Get To Know Damien Davis

April 18, 2023

Damien Davis is a Brooklyn-based artist. His practice explores historical representations of blackness by seeking to unpack the visual language of various cultures and question how these societies code and decode representations of race through design and digital modes of production. Working primarily in laser-cut acrylic, Damien draws on his vast store of Black iconography to configure three-dimensional kinetic collages that invite viewer participation. One of the standout features of Davis’ work is his use of vibrant colors and intricate patterns. His bold and dynamic compositions demand attention, drawing viewers into a world where past, present, and future collide. Through his artwork, Davis challenges traditional narratives and perceptions of Blackness, shedding light on the rich and diverse heritage of African and African American cultures. Davis has garnered widespread acclaim from art critics and audiences alike. His unique blend of Afrofuturism, bold aesthetics, and thought-provoking themes has resonated with viewers, sparking important conversations about race, culture, and identity. Many have praised Davis for his bold and innovative approach to art, pushing the boundaries of what is possible and redefining the contemporary art world.

AFROPUNK had a sit down with Damien to talk about his work, inspiration and how he sees the art world.

What would you change if you could reshape the curriculum and learnings for art education? How would you change it?

I actually got my masters in visual arts administration, which teaches you about writing for grants, fundraising, advocacy, and marketing, (all the things that traditional art school doesn’t teach young students) which are the things that kids really need to know in order to make a career out of the work they are producing. I hope to see that change as dramatically as possible. As the access to information around art histories (I use the plural since we know there are multiple lenses through which we can create, consume, and appreciate art) is becoming easier to obtain, we
need to think about what kinds of knowledge we’re imparting to students. Are we just parroting the things that we’ve learned in the past, or are we trying to recontextualize those things? Are we trying to force-feed an art historical canon that may not be relevant for a lot of these kids, or are we trying to take a holistic approach to how existing as a creative person can (and maybe should) look like in 2023? I try to sneak as much of this information in as possible when I teach, but the opportunities to learn professional development skills (writing budgets, submitting proposals, etc.) are still lacking in most curriculums.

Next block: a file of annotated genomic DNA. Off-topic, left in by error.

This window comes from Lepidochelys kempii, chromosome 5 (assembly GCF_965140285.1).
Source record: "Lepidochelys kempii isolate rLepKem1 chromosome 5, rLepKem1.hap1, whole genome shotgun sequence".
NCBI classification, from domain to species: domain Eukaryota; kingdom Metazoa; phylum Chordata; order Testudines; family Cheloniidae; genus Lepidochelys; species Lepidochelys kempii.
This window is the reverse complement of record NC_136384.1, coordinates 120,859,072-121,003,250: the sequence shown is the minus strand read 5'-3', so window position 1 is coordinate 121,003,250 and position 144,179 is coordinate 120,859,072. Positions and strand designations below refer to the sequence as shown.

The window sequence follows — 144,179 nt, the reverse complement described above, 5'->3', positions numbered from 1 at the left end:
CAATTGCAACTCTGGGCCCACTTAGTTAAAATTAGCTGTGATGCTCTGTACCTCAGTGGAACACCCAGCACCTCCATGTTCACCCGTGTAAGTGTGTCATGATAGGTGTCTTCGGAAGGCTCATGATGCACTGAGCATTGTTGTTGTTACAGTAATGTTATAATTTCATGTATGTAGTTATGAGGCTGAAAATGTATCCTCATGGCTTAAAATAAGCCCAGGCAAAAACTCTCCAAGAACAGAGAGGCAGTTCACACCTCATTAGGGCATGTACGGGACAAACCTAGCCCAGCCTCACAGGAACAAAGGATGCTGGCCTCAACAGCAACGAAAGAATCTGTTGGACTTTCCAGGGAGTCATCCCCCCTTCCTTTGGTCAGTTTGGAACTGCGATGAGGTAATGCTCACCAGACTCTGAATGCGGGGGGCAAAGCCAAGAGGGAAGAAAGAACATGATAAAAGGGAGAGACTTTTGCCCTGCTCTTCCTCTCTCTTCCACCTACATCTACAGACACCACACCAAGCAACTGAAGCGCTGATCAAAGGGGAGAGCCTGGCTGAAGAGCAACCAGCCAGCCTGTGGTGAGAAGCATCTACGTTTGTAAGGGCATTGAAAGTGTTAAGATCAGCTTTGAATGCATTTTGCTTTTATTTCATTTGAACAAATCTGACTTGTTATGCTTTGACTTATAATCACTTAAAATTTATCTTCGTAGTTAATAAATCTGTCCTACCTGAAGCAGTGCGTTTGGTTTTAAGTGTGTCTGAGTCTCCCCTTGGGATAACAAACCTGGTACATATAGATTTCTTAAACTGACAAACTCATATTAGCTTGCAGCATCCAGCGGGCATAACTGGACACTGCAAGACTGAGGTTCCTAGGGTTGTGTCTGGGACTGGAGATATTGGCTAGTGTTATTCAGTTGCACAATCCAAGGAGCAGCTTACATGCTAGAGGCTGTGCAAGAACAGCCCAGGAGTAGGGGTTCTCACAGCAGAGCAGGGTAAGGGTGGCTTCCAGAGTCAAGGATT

How have society and your experiences influenced your work?

My parents both started off their educations in segregated schools. They actually met each other in the first grade. They were also the first in their small town to integrate the local high school. My mother subsequently went on to go to a historically Black college (Grambling.) My parent’s experiences in education have largely shaped the way that I structure my artistic practice. I think about what it means to be systemically denied access to your own history, to be forced to learn history that may not be relevant to you or to be forced to learn in uncomfortable situations and settings. Having to fight just to hear or share your own history… that mentality was instilled in me at a very young age. This idea that Black history (and later queer history) is not a thing that’s given, but rather a thing that I have to fight for or go out and take has always been the norm. This sense of duty I have in disseminating and sharing information with folks I hope can get something useful out of it is not a thing every artist deems important. Not everyone sees education and learning, or understanding communication as a central component of their practice, and that’s okay. For me, it is the most important thing, and I can’t really think about making work that doesn’t involve teaching/educating/informing in some way, shape, or form.

Your recent work highlights topics such as queerness and hook-up culture. How would your work change if you had covered those same topics 10 years ago? How would it change if you covered in 10 years?